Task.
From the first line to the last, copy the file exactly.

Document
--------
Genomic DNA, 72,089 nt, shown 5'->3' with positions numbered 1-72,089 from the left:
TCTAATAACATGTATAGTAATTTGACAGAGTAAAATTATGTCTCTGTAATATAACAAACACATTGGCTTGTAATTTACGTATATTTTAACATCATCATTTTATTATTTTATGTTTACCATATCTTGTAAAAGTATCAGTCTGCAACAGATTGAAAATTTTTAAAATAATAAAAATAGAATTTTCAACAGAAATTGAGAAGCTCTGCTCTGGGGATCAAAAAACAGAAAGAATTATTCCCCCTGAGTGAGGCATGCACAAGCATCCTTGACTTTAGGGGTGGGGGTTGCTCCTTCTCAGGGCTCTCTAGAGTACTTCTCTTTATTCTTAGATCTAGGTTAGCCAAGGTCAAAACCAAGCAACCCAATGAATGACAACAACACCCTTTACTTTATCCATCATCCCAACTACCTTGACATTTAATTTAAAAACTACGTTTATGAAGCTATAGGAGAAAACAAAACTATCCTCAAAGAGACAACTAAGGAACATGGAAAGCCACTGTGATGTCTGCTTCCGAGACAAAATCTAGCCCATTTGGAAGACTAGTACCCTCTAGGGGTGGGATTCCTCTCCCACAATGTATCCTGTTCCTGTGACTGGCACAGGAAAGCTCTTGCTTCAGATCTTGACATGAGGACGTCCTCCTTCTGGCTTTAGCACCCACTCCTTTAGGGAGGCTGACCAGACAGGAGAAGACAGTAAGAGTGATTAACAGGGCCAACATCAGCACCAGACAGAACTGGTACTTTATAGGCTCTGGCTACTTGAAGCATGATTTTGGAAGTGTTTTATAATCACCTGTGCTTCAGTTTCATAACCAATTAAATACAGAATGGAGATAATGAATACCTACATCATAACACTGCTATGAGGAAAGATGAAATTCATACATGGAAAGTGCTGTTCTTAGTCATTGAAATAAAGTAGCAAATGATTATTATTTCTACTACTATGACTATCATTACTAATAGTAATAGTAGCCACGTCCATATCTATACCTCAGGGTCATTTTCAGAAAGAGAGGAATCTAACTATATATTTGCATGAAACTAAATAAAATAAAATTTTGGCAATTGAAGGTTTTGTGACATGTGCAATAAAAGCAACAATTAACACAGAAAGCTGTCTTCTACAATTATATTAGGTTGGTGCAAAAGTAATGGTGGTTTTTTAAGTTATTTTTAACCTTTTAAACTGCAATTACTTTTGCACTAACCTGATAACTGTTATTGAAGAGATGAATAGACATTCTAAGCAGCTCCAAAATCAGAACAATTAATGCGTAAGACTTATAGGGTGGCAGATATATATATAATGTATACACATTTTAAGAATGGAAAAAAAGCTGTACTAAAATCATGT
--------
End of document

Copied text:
Genomic DNA, 72,089 nt, shown 5'->3' with positions numbered 1-72,089 from the left:
TCTAATAACATGTATAGTAATTTGACAGAGTAAAATTATGTCTCTGTAATATAACAAACACATTGGCTTGTAATTTACGTATATTTTAACATCATCATTTTATTATTTTATGTTTACCATATCTTGTAAAAGTATCAGTCTGCAACAGATTGAAAATTTTTAAAATAATAAAAATAGAATTTTCAACAGAAATTGAGAAGCTCTGCTCTGGGGATCAAAAAACAGAAAGAATTATTCCCCCTGAGTGAGGCATGCACAAGCATCCTTGACTTTAGGGGTGGGGGTTGCTCCTTCTCAGGGCTCTCTAGAGTACTTCTCTTTATTCTTAGATCTAGGTTAGCCAAGGTCAAAACCAAGCAACCCAATGAATGACAACAACACCCTTTACTTTATCCATCATCCCAACTACCTTGACATTTAATTTAAAAACTACGTTTATGAAGCTATAGGAGAAAACAAAACTATCCTCAAAGAGACAACTAAGGAACATGGAAAGCCACTGTGATGTCTGCTTCCGAGACAAAATCTAGCCCATTTGGAAGACTAGTACCCTCTAGGGGTGGGATTCCTCTCCCACAATGTATCCTGTTCCTGTGACTGGCACAGGAAAGCTCTTGCTTCAGATCTTGACATGAGGACGTCCTCCTTCTGGCTTTAGCACCCACTCCTTTAGGGAGGCTGACCAGACAGGAGAAGACAGTAAGAGTGATTAACAGGGCCAACATCAGCACCAGACAGAACTGGTACTTTATAGGCTCTGGCTACTTGAAGCATGATTTTGGAAGTGTTTTATAATCACCTGTGCTTCAGTTTCATAACCAATTAAATACAGAATGGAGATAATGAATACCTACATCATAACACTGCTATGAGGAAAGATGAAATTCATACATGGAAAGTGCTGTTCTTAGTCATTGAAATAAAGTAGCAAATGATTATTATTTCTACTACTATGACTATCATTACTAATAGTAATAGTAGCCACGTCCATATCTATACCTCAGGGTCATTTTCAGAAAGAGAGGAATCTAACTATATATTTGCATGAAACTAAATAAAATAAAATTTTGGCAATTGAAGGTTTTGTGACATGTGCAATAAAAGCAACAATTAACACAGAAAGCTGTCTTCTACAATTATATTAGGTTGGTGCAAAAGTAATGGTGGTTTTTTAAGTTATTTTTAACCTTTTAAACTGCAATTACTTTTGCACTAACCTGATAACTGTTATTGAAGAGATGAATAGACATTCTAAGCAGCTCCAAAATCAGAACAATTAATGCGTAAGACTTATAGGGTGGCAGATATATATATAATGTATACACATTTTAAGAATGGAAAAAAAGCTGTACTAAAATCATGT